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Thursday, 03 May 2018 07:59

The dramatic call "Never Again" echoed at the ceremony for the unveiling of the monument - marble plaque in Memory of the Greek Victims - through which Greece honoured its over 350 victims, among them 170 Greek Jews,  at the former German-Nazi concentration camp, Ebensee, in Upper Austria, during World War II.

The ceremony, which took place on 28.4.2018, was attended by delegations of the Greek and Cypriot Embassy in Austria - led by Chrysoula Aliferi, Ambassador of Greece – by the Holy Diocese of Austria, the Central Board of Jewish Communities in Greece with its General Secretary, Victor Eliezer, as well as by the Federation of Greek Associations in Austria, the Intercultural Association of Macedonia (led by their presidents) and the Association of Greek Students and Scientists of Graz.


A number of Greek and Jewish Greeks living in Austria also attended, as well as Dr. Quatember, founder and director of the History Museum in Ebensee, who substantially and procedurally helped with the placement of the plaque in Memory of Greek Victims at the former facilities of the concentration camp.

The representative of the Holy Diocese of Austria, priest Father Ilias, held a religious service in memory of the Greek victims, whereas the Jewish memorial prayer was offered by Victor Eliezer, the General Secretary of the Central Board of Jewish Communities in Greece, who later delivered a particularly moving speech.

In her speech, Chrysoula Aliferi, ambassador of Greece, stressed the particular importance of the placement of a national Greek monument at the former Nazi concentration camp in Ebensee, under the auspice of the Greek state, and more specifically of the Ministry of Foreign Affairs and Mr Nikos Kotzias, the Minister himself. With the imminent completion of her term, as the outgoing ambassador pointed out, she considered it her obligation to fulfil a national obligation with the placement of a national Greek monument, since the memorial plaque was constructed years ago from Pentelic marble, but due to various circumstances hadn't been placed till this date.

In his speech, Victor Eliezer, General Secretary of the Central Board of Jewish Communities in Greece, pointed out how pleased he is that the Greeks have decided to fight racism and anti-Semitism in every way, through laws and education, with the foundation of the Holocaust Museum in Thessaloniki. He also stressed that "the Jewish Museum of Greece, the Jewish Museum of Thessaloniki, along with the Ministry of Education, intensify the continuous efforts to convey these values ​​against the monsters seeking the revival of Nazi obscurantism."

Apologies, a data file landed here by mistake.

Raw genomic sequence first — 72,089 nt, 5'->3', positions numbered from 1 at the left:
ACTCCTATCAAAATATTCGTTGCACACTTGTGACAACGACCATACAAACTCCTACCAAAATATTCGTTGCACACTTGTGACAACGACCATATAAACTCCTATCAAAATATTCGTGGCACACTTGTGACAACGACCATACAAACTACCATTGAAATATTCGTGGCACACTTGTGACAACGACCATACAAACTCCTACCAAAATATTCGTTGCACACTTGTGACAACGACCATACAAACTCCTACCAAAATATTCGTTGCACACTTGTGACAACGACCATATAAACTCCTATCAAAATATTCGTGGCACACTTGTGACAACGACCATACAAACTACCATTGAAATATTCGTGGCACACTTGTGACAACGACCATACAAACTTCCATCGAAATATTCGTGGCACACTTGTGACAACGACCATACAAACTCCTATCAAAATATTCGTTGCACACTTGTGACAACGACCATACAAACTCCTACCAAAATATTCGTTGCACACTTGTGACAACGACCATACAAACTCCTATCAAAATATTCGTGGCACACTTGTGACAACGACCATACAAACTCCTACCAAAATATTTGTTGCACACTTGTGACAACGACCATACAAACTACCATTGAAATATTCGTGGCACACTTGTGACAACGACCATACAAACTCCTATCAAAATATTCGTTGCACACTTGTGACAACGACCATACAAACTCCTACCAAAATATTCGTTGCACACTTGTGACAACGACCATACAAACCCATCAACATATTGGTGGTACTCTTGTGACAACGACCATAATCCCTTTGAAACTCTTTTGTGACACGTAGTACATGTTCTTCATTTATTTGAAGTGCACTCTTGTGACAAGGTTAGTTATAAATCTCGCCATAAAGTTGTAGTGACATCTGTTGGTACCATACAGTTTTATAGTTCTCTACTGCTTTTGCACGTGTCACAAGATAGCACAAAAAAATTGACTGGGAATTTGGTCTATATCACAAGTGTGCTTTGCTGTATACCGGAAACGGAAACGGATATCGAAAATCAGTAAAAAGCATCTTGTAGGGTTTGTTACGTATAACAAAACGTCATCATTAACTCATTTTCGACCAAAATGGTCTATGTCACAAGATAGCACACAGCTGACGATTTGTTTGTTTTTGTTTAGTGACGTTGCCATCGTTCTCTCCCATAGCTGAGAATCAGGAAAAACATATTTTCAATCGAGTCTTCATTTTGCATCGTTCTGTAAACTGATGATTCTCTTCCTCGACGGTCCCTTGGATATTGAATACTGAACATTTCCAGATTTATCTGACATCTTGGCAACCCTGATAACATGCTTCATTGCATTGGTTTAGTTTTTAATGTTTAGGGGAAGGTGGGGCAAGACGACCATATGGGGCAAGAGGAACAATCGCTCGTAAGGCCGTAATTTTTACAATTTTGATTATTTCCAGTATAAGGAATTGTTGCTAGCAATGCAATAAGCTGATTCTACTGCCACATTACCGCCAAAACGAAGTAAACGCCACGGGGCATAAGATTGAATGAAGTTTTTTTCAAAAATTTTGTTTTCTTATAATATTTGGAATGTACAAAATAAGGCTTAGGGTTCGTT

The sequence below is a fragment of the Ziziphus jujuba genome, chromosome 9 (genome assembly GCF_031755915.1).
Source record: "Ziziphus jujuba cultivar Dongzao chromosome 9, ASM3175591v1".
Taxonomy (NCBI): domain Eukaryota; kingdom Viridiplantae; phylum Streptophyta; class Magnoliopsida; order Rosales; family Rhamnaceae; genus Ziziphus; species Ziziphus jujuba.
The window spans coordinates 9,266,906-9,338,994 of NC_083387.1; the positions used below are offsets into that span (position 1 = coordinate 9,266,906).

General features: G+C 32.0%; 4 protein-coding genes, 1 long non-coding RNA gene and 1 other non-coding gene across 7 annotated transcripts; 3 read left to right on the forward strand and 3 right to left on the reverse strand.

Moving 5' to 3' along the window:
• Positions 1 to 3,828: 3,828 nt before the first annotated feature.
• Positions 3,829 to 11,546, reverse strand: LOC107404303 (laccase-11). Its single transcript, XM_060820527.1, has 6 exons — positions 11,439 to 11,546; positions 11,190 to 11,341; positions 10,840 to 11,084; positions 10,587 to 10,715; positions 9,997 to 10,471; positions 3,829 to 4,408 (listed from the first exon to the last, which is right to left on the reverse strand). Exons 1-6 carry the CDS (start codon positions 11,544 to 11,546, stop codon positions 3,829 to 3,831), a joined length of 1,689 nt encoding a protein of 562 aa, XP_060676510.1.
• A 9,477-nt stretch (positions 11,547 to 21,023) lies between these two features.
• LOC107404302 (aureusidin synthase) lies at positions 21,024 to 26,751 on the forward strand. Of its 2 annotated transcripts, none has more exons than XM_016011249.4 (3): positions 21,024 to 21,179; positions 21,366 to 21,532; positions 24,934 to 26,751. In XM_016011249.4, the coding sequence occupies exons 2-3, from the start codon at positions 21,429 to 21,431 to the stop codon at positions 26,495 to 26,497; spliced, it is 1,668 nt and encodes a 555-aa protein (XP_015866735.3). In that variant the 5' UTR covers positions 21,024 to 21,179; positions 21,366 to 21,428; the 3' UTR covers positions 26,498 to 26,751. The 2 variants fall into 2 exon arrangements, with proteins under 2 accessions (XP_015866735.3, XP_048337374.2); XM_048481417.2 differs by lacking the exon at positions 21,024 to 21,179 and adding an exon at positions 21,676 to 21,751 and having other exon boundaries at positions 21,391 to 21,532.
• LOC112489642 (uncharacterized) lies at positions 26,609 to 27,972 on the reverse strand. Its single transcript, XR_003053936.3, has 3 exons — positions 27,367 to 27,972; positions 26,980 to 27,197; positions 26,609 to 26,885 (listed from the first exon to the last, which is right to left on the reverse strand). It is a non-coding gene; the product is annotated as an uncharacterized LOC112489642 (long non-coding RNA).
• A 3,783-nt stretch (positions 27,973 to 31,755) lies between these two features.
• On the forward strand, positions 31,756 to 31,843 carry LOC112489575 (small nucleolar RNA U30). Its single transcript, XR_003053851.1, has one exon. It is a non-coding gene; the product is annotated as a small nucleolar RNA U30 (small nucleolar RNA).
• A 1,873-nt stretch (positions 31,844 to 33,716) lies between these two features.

"Apart from remembering, we must learn through history how to prevent the repetition of this crime against humanity. A modern society cannot remain indifferent to those who identify with Nazism, the "perpetrators" who violated every moral value of our culture”, added Victor Eliezer.
According to the General Secretary of the Central Board of Jewish Communities in Greece, "in a period that human beings lost their humanity, in a period that the value of human life was annihilated by the "aggressors", hatred and fanaticism can be combated by identifying the value of life, through tolerance towards diversity, and with society’s determination to fortify and steadily serve the values of humanity".
Mr Eliezer ended his speech reminding that “As one of the few surviving Greek prisoners of Ebensee concentration camp, Heinz Kounio, born in Thessaloniki, presented last year the German version of his book "I Survived Death - The Diary of Prisoner Number 109565", and when he ends the description of his dramatic experience always repeats: "If I had not been saved, my testimony would have been buried in the most annihilating tomb of ignorance and oblivion - Never Again."

At the concentration camp of Ebensee, most of the over 350 Greeks-victims of the Nazi atrocities were Christians who were killed there as resistance fighters or for being opposed to the Nazi regime, while 170 of them were Greek Jews from Rhodes, Kos, Ioannina, Athens and Thessaloniki, who were exterminated as Jews.

The concentration camp of Ebensee, located about 250 kilometers west of Vienna, was part of the central German-Nazi extermination camp of Mauthausen where over 120,000 prisoners were killed during World War II, among them the 3,700 Greeks who were victims of the Nazi atrocities.


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